BANGOR, Maine — City police are warning the public not to fall for an e-mail scam purporting to be from Wal-Mart.
The e-mail, which published reports show has been circulating elsewhere in the nation since at least last October, promises the recipient $150 for completing an online customer satisfaction survey.
The e-mail states, “You have been chosen by Walmart to take part in our Customer Satisfaction Survey. If you decide to complete this survey, Walmart will send $150 to your confirmed Credit or Debit Card account just for your time.”
While that sounds pretty good, the e-mail goes on to say that in order to receive the money, the person completing the survey must submit his credit or debit card number, expiration date and personal identification number, or PIN.
In a news release issued to area media outlets Tuesday, Deputy Police Chief Peter Arno called the e-mail survey “an obvious scam. If you go to the site on the attachment it will take you to a survey. As part of this you are asked to enter bank account and PIN information, obviously so they can extract money, not deposit it.”
The Wal-Mart survey scam, one of the latest to hit Greater Bangor, was brought to the attention of Bangor police by the Rev. Bob Carlson, who is well-known in law enforcement circles for his work as a chaplain.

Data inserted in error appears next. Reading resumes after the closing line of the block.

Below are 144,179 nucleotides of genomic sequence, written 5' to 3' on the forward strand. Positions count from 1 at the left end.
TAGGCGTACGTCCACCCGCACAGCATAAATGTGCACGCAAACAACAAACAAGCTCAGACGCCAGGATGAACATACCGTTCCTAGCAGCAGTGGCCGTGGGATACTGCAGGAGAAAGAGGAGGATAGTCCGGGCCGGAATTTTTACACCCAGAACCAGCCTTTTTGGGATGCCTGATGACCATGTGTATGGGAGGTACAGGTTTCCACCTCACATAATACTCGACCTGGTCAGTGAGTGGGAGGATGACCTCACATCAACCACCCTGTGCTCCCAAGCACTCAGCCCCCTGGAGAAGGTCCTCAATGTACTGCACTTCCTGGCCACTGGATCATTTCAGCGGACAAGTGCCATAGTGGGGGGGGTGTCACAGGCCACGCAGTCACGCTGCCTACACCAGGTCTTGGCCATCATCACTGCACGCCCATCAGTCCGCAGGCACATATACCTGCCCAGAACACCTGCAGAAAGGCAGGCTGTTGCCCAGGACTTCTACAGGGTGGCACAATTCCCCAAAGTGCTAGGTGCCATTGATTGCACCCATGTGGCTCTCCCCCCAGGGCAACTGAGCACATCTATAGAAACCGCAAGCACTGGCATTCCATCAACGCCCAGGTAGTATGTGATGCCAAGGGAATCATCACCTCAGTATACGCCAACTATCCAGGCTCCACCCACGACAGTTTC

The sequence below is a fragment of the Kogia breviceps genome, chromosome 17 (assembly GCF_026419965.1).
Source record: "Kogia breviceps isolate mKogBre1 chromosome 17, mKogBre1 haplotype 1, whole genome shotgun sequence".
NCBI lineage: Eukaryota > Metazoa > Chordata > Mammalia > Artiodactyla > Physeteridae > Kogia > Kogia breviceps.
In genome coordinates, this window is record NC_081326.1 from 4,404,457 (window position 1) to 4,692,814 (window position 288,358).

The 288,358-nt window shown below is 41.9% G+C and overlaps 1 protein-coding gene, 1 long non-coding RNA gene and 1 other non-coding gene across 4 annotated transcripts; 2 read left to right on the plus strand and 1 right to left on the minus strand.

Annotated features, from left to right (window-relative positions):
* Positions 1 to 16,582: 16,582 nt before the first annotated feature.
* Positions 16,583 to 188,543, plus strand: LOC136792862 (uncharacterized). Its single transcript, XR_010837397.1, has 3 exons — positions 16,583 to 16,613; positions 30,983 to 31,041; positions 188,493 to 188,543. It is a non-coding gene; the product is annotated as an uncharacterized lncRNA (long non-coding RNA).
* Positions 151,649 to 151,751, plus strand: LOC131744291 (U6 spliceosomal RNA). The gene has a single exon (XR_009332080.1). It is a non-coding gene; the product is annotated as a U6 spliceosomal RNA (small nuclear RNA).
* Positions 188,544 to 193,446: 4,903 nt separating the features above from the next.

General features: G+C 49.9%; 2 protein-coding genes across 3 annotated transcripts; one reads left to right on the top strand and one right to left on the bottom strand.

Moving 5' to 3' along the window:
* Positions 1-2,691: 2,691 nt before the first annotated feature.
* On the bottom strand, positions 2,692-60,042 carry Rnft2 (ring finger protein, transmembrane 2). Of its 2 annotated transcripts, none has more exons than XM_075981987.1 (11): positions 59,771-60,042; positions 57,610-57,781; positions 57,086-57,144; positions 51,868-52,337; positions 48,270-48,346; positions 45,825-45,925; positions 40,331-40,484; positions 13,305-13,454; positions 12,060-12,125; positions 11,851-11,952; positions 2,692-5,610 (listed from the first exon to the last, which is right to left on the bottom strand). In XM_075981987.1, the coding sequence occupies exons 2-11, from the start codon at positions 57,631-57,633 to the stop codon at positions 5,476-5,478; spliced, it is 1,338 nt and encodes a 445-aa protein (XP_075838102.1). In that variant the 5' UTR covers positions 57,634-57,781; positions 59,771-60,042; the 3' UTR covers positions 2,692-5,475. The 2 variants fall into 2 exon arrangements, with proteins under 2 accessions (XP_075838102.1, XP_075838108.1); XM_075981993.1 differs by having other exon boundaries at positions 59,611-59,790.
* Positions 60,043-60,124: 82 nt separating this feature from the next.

In a brief telephone interview Tuesday, Carlson said the survey request looked innocent enough — until it asked for his PIN.
“And I said, really?” Carlson then fired off the following response: “You are scammers. Have a nice day. And I hit the send button,” he said, adding that the reply address turned out to be undeliverable.
Carlson said he decided to alert city police out of concern someone might get reeled in by the ruse. “How many seniors, especially in this economic climate, might fall for this?” he said.
“People who shop online often are asked for their credit card information and expiration dates, but they never ask for a PIN number,” Carlson said, adding that similar information is requested of those who use credit cards to order merchandise by telephone.
In that case, he said, “You’re making the call, so you know who you’re calling.”